“Yeah, I needed the money. What am I testing anyway?” Paul replied, rubbing his arms for warmth.

    “Some game, new technology,” he said, motioning for Paul to go through the heavy, red door.

    As he got closer to the light, he noticed a man vomiting – his eyes bloodshot. “Is that guy alright?”

    “Yeah, come on, you’re already late.” The warehouse seemed much smaller inside. Windows that had never been cleaned, wood that had fallen from various places, useless pipes and crates cutting off areas. They walked to a group of people that were already beginning to conduct the experiment on others. “I’ve got another one.”

    More people in suits placed crowns of wires and microchips upon the heads of the test subjects, and finally, one on Paul. He saw various moments of his life flash before him; they angered him. Suddenly, finding a release for his frustration took priority over everything. Looking around, the others fused with his memories. They had become his father. They had become his tormentors. They had become his enemies.
  15. TheOnly13

    TheOnly13 New Member

    Aug 10, 2007
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    My days had all changed that autumn night when Next-Dream had finally broken through to the next barrier. It was inevitable, I guess, with the world of technology advancing around us so quickly. The thought of being able to manipulate ‘love’ was too powerful for me to grasp.

    Being an employee, I understood that the aphrodisiac couldn’t ever be released, but the idea of forcing love upon someone intrigued me. I wasn’t able to grasp it; how the hormones in the human body could be so directly stimulated into falling into an enhanced combination of love and lust by a simple device. The thought that anyone in the world could fall instantly head-over-heels for someone like me was too far outside the box. I was consumed.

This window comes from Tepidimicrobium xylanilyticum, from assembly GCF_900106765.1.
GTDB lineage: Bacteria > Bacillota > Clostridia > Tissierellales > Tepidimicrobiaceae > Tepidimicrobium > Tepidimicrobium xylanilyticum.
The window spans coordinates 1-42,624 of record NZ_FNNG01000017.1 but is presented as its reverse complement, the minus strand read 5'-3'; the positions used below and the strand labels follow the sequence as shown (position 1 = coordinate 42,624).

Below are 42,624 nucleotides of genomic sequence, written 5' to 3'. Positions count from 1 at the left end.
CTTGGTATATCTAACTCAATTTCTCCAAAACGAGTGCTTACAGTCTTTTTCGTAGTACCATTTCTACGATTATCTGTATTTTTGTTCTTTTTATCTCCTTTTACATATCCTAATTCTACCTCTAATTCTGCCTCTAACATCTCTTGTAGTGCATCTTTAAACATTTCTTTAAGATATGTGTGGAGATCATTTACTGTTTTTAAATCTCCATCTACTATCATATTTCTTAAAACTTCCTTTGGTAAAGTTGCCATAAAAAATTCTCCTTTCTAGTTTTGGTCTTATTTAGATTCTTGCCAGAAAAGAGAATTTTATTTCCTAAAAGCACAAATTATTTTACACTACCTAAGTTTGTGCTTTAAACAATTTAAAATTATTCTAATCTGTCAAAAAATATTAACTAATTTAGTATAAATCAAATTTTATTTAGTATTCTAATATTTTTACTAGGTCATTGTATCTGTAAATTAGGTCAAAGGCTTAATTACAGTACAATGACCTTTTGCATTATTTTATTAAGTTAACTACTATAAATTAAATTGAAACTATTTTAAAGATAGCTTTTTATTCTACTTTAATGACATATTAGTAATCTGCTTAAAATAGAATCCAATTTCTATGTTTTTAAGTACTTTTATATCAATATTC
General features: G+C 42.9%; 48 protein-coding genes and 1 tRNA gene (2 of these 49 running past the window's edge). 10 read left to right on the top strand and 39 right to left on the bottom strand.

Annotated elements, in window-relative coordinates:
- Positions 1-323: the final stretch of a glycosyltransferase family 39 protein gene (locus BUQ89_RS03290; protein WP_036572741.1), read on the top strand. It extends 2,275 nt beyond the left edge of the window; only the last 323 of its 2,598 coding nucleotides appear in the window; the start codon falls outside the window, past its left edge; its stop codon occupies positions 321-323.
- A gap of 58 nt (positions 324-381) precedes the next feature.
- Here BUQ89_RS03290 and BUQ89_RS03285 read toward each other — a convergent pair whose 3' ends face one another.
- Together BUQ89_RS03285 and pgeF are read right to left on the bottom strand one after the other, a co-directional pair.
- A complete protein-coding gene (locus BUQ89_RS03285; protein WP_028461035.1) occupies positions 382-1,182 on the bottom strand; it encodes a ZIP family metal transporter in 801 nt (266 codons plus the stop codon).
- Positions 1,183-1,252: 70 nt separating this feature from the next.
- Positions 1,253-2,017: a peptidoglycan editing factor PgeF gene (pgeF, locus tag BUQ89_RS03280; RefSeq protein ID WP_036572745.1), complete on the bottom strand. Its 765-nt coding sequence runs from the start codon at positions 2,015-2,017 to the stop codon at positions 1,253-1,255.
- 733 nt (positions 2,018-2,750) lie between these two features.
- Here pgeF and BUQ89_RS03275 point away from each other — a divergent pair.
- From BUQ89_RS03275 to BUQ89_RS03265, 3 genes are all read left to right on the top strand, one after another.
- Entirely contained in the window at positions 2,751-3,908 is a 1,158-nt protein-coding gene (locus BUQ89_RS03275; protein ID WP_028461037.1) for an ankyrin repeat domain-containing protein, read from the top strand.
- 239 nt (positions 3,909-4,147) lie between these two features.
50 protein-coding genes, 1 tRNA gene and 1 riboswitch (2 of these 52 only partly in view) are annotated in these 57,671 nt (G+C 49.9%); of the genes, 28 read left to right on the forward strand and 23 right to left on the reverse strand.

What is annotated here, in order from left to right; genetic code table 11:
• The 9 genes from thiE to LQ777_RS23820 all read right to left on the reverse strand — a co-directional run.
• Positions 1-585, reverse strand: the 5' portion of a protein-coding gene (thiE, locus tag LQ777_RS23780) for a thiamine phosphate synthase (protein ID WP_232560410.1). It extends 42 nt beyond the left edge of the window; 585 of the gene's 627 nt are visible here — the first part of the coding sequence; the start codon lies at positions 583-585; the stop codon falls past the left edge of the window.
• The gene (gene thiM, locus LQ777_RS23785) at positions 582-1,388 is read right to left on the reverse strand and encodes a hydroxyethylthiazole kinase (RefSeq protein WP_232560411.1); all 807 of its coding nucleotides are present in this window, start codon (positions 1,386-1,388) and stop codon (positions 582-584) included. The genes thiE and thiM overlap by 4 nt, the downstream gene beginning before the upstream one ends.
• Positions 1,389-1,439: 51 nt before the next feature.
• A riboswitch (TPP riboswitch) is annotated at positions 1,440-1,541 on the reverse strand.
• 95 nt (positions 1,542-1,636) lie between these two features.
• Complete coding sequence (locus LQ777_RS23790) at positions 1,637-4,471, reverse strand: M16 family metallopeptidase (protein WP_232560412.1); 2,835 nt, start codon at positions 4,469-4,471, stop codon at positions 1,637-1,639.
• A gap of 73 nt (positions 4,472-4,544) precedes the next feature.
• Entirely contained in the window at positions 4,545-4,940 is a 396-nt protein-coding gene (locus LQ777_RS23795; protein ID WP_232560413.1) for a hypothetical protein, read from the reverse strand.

I wasn’t one of the direct manufacturers of the product, but understood bits and pieces of how it worked. It was almost like the “self-hypnotizing products” of the past that never worked, except ours had been tested. I’d heard many things about the results. Women fell for men, and became almost like predators, wanting nothing but satisfaction that was only chemically induced. Basically, I’d learned, the product was a CD that had hidden messages imprinted into the lyrics. Convincing someone to listen to it while sleeping? The aphrodisiac would have them awaken in love and lust.

    I lusted for a day where things would be different for me. I wanted freedom from the monotonous life of waking, working, and waiting. All that time, I’d thought love would never come to me. Now it seemed like it had fallen into my lap. I was determined to take a sample of the product that would never be released, and use it for myself. What good was something like this unless it was used outside of closed doors? For the betterment of science, I told myself. Oh, such lies.

    I wasn’t the type of girl to stand out in a crowd; I was short, and somewhat skinny, but I was just bland. My eyes were a deep brown, to match my hair, and my figure wasn’t anything that drew attention from guys on the street. My last kiss had been college, in my sophomore year. I still remembered every second of it, because of how much I regretted it the next morning. Its strange how one little slip up can change your life completely. I was the partying type, and I loved to go out and drink away all my problems. Eventually it went too far. Eventually I was lying in my room being pressed against my bed, screaming in a mixture of pleasure and pain as Jared Matthews went in and out of me. Jared Matthews. The soccer captain that got around. The type of guy I wanted nothing to do with.

    So now that I was recalling my motives and seriously ready to take the CD for myself, I was determining in my head who’d I’d have listen to it. There was always Damien, the guy down the street who was always nice to me. He wasn’t too bad, either. I decided that, just for the express purpose of seeing how real this could get, I’d try it.

    After taking a copy of the CD for myself, and convincing Damien to check out a “really cool” new band, I decided to wait up the whole night. I laid in bed and stared at the TV, only half listening to Conan O’Brien’s usual opening routine, when I started thinking about how life would be. I was enjoying it. I didn’t even realize, however, that I fell asleep.